Using - and Misusing - Data on Age Differences Between Minors and Their Sexual Partners
According to a 1995 study, almost two-thirds of mothers aged 15-19 have partners who are 20 or older. For many people, this much-quoted finding raised serious concerns about the extent to which teenage women, especially minors, are sexually involved with older men, and what should and can be done to discourage such relationships. For their part, conservative lawmakers have used this statistic, often out of context, to garner support for more widespread prosecution of statutory rape and for mandatory parental involvement when minors seek reproductive health services. Most recently, the notion that large numbers of young adolescents are involved with much older men has been used by proponents of the Child Custody Protection Act—federal legislation that would prohibit transporting a minor across state lines so she can have an abortion if the parental involvement requirements in her home state have not been met.
In debates over parental involvement and statutory rape prosecution, the extent to which minor teenagers—as opposed to all teenagers, which includes 18-19-year-olds—are sexually involved with adult men has often been misunderstood. This, combined with some lawmakers' repeatedly invoking high-profile cases in which young adolescents were involved with much older men, has painted an inaccurate picture of adolescents' sexual lives. Understanding the research on age differences between young women and their sexual partners—including a new study that focuses on sexually active and pregnant teens, not just teen mothers—is critical to finding solutions and formulating responsible public policy in this highly sensitive and controversial arena.
Setting the Record Straight
Two highly publicized studies—one by The Alan Guttmacher Institute (AGI), and one by researchers at the Urban Institute, published in 1996 and 1997, respectively—drew new attention to an old fact: Mothers tend to be younger than fathers. This is generally true for mothers in all age-groups, including teen mothers; the AGI study found that almost two-thirds of mothers aged 15-19 have partners who are 20 or older. However, the vast majority of these teen mothers are, at least legally, adults themselves; in 1997, more than six in 10 teens who gave birth were 18 or 19 years old. Moreover, while 15-19-year-old mothers usually have older partners, in many cases, the age difference is small; the AGI study showed that for four in 10 15-17-year-old mothers, the father is no more than two years older. Indeed, the Urban Institute researchers found, only 8% of all births to 15-19-year-old women are to unmarried minors with a partner five or more years older.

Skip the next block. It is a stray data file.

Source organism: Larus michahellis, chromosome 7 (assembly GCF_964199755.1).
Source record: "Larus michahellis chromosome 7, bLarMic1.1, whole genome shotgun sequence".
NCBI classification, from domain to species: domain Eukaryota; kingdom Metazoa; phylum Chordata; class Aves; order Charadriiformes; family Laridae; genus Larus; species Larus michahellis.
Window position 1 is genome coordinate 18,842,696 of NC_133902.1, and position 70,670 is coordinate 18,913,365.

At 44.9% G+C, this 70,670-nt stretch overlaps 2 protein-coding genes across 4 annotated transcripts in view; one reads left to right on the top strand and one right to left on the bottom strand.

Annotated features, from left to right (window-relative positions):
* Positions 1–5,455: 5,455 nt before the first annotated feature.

Minors' Sexual Partners.
Policymakers have often used these data specific to teen mothers to generalize about all sexually experienced teens or all pregnant teens—including teens seeking abortions—even though these groups are distinct. In contrast to teen mothers, about whom there is considerable information, little has been known about the age differences between young women who avoid pregnancy and their sexual partners or about the ages of the partners of teens who choose abortion. However, a recently released study by AGI brings new information to bear on these issues.